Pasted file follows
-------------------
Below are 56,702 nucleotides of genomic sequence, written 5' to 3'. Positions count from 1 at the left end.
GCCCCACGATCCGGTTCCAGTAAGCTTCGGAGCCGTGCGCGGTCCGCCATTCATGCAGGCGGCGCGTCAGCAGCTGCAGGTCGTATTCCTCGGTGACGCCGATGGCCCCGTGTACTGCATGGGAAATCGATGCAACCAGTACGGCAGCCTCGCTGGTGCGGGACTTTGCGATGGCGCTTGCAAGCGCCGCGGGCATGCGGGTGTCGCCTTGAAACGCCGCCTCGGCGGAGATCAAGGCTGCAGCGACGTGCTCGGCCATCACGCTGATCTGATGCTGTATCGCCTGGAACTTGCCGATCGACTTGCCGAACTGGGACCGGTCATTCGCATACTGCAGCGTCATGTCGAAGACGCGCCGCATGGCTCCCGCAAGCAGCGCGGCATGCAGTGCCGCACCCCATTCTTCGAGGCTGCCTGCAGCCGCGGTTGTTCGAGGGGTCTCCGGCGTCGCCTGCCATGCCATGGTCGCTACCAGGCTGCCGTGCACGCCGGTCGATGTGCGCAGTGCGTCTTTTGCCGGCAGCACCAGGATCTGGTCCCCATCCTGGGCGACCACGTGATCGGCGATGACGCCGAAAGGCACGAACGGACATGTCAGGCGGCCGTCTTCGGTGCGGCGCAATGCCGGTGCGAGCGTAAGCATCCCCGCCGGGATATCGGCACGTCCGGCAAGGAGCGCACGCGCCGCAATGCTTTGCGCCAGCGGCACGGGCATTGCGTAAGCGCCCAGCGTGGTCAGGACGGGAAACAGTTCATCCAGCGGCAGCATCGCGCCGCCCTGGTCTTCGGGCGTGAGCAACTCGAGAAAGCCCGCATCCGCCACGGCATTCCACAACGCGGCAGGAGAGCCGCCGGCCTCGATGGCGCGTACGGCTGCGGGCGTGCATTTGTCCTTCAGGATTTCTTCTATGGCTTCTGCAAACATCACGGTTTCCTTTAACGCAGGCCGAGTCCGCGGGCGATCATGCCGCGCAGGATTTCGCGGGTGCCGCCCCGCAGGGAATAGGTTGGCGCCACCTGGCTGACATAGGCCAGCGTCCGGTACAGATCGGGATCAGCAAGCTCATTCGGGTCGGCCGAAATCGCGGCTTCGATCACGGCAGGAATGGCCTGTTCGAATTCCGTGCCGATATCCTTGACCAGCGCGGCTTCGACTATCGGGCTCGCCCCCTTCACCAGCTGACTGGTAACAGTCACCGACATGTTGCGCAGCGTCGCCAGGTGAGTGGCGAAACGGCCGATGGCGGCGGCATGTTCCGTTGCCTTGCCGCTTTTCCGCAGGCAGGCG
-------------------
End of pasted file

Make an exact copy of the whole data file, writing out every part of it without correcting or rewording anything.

Below are 56,702 nucleotides of genomic sequence, written 5' to 3'. Positions count from 1 at the left end.
GCCCCACGATCCGGTTCCAGTAAGCTTCGGAGCCGTGCGCGGTCCGCCATTCATGCAGGCGGCGCGTCAGCAGCTGCAGGTCGTATTCCTCGGTGACGCCGATGGCCCCGTGTACTGCATGGGAAATCGATGCAACCAGTACGGCAGCCTCGCTGGTGCGGGACTTTGCGATGGCGCTTGCAAGCGCCGCGGGCATGCGGGTGTCGCCTTGAAACGCCGCCTCGGCGGAGATCAAGGCTGCAGCGACGTGCTCGGCCATCACGCTGATCTGATGCTGTATCGCCTGGAACTTGCCGATCGACTTGCCGAACTGGGACCGGTCATTCGCATACTGCAGCGTCATGTCGAAGACGCGCCGCATGGCTCCCGCAAGCAGCGCGGCATGCAGTGCCGCACCCCATTCTTCGAGGCTGCCTGCAGCCGCGGTTGTTCGAGGGGTCTCCGGCGTCGCCTGCCATGCCATGGTCGCTACCAGGCTGCCGTGCACGCCGGTCGATGTGCGCAGTGCGTCTTTTGCCGGCAGCACCAGGATCTGGTCCCCATCCTGGGCGACCACGTGATCGGCGATGACGCCGAAAGGCACGAACGGACATGTCAGGCGGCCGTCTTCGGTGCGGCGCAATGCCGGTGCGAGCGTAAGCATCCCCGCCGGGATATCGGCACGTCCGGCAAGGAGCGCACGCGCCGCAATGCTTTGCGCCAGCGGCACGGGCATTGCGTAAGCGCCCAGCGTGGTCAGGACGGGAAACAGTTCATCCAGCGGCAGCATCGCGCCGCCCTGGTCTTCGGGCGTGAGCAACTCGAGAAAGCCCGCATCCGCCACGGCATTCCACAACGCGGCAGGAGAGCCGCCGGCCTCGATGGCGCGTACGGCTGCGGGCGTGCATTTGTCCTTCAGGATTTCTTCTATGGCTTCTGCAAACATCACGGTTTCCTTTAACGCAGGCCGAGTCCGCGGGCGATCATGCCGCGCAGGATTTCGCGGGTGCCGCCCCGCAGGGAATAGGTTGGCGCCACCTGGCTGACATAGGCCAGCGTCCGGTACAGATCGGGATCAGCAAGCTCATTCGGGTCGGCCGAAATCGCGGCTTCGATCACGGCAGGAATGGCCTGTTCGAATTCCGTGCCGATATCCTTGACCAGCGCGGCTTCGACTATCGGGCTCGCCCCCTTCACCAGCTGACTGGTAACAGTCACCGACATGTTGCGCAGCGTCGCCAGGTGAGTGGCGAAACGGCCGATGGCGGCGGCATGTTCCGTTGCCTTGCCGCTTTTCCGCAGGCAGGCG